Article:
One of the most common questions homebuyers ask me as we're walking around the inside of homes they're considering is "What Should I Be Looking for in the House?" This question arises most commonly among first-time buyers who haven't spent much time previously exploring houses.
Since everyone has different interests, needs, and desires, answering this question can be somewhat difficult.
Nevertheless, here's a handy-dandy guide for prospective homebuyers of things you should be looking for and things not to worry about too much while trekking through OPH.
Oh, sorry, OPH stands for Other People's Homes.
All of the following presumes that you already like the location of the house. Location remains the upmost priority in all home searches. That's one thing you definitely cannot change.
WHAT SHOULD I BE LOOKING FOR IN THE HOUSE?
- Is there enough space for all your stuff? That's an important one. Only you know what you've got. While moving can be a great time to pare down your belongings and finally throw away some of those trinkets cluttering your closet and weighing down your drawers, the first rule of house is that we accumulate stuff to fill it. Make sure to Swing Open the Closet Doors!
- Does the house fit your lifestyle? If you fancy yourself a gourmet chef, you'd better like the kitchen. Enjoy catching a few rays of sun? You're going to want a balcony, deck, patio, or big backyard. Entertain? Flow is important. Trouble with stairs? You might need a 1st floor master bedroom, a rambler, or an elevator.
- Will someone else like it? While this is going to be YOUR home, you always have to consider resale value. You might think you're going to be in this home forever, but statistics say you'll only be there for 5-7 years tops. Think about the future.
- Are there major noticeable problems? When we walk through homes together, we're looking to see if you like it or not. We're not conducting a home inspection -- leave that for the home inspector. However, sometimes you can readily see obvious serious problems with a home. You'll know it when you see it. During an initial look, we don't need to test every appliance and system.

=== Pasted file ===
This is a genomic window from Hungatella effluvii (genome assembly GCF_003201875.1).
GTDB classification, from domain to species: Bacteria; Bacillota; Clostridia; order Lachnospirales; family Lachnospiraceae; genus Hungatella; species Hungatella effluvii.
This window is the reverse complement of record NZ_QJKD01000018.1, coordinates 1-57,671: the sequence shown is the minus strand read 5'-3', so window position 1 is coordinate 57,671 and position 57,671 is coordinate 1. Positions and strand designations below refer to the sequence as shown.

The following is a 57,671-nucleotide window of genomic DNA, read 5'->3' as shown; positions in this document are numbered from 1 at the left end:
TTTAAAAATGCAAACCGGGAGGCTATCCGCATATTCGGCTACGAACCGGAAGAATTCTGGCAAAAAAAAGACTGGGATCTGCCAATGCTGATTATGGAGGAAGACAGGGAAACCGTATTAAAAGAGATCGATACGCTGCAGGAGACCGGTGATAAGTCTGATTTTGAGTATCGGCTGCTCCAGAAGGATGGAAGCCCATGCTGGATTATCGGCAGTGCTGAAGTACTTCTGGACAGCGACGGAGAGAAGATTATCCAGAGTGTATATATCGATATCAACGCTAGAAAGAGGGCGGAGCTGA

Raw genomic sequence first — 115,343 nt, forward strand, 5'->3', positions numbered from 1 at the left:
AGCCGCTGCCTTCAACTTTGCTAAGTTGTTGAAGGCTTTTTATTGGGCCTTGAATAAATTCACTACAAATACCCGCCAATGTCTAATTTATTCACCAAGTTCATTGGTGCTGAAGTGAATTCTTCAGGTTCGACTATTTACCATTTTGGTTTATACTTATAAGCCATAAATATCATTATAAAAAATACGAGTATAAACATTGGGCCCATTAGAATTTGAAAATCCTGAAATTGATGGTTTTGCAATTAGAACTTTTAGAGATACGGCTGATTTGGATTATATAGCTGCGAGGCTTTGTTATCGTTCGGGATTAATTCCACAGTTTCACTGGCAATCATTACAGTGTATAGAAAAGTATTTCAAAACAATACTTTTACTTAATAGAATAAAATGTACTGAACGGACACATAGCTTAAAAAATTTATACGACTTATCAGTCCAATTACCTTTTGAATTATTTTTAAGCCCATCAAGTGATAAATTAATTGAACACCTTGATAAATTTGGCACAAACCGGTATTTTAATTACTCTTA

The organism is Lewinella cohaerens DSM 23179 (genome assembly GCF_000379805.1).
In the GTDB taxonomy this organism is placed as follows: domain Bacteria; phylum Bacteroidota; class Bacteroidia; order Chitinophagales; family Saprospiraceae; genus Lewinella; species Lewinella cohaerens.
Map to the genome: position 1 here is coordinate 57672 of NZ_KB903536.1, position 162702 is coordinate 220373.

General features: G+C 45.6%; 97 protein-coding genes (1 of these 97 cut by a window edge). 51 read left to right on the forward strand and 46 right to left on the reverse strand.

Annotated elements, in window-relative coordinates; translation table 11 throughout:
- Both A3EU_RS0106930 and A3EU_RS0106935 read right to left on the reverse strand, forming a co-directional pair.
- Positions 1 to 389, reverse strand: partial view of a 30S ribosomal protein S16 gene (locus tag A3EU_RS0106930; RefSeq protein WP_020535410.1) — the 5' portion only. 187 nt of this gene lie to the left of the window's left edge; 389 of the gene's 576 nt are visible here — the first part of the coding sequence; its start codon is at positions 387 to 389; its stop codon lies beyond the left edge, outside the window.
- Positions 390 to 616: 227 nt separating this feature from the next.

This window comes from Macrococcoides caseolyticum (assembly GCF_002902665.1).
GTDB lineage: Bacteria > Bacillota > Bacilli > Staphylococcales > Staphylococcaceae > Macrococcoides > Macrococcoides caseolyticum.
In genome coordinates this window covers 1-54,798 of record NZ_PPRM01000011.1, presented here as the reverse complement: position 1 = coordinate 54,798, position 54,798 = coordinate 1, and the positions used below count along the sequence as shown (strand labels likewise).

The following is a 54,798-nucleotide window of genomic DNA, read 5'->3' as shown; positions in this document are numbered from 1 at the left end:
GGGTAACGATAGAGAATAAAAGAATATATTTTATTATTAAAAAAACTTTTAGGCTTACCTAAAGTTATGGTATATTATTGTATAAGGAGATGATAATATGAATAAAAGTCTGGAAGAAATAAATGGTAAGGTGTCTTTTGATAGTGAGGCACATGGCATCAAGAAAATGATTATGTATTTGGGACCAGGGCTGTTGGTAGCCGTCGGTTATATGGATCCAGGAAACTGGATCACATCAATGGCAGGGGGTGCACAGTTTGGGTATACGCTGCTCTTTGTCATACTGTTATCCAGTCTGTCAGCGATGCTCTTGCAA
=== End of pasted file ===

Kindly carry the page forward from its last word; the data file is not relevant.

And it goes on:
- Do you like it? Do you love it? Do you see yourself living there? This one's a bit more esoteric. Sometimes you just have to ditch the logic and ask yourself these questions. Even the most analytical and discriminating home buyers use their emotions. After all, you're not a Vulcan! 3 years from now you won't remember your housing pros and cons list you painstakingly created but you'll surely be able to tell people why you love your home.
WHAT CAN I IGNORE WHILE LOOKING AT THE HOUSE?
- Paint and carpet. Unless it's a total disaster, don't worry about it. Paint and carpet are typically the first things that go when someone new moves in. They're easy fixes and relatively inexpensive. If you love the house but hate the pink bathroom, a can of paint and a Saturday afternoon can work wonders.
- Kitchen appliances. Okay, don't totally ignore them, because you might have to live with them for a while. As long as they are functional, alright. While not cheap, you can buy a full set of nice stainless steel appliances for ~$3,500. You don't like the green fridge? Nobody else does either, but hey you're a homeowner now and your friends are still renting.
- Electrical, plumbing, heating, cooling, etc. The systems. These are going to be examined thoroughly by the home inspector. That's why you're paying for a home inspection. Unless you see a major problem like missing or exposed wires, disconnected pipes, etc., wait for the home inspection to test the systems. On this trip, we're not going to be in the home long enough to see if the heat pump works. And, unless you're buying the house as-is, you are protected by Mighty Paragraph 7.
- Their furniture and stuff. It can sometimes be very hard to ignore especially in a cluttered house or condo. However, just remember that their stuff does not come with the house. They'll be emptying it all out before you move in your stuff (see above). However, seeing how much stuff they have and how well their furniture fits can serve as a guideline for how well yours will.
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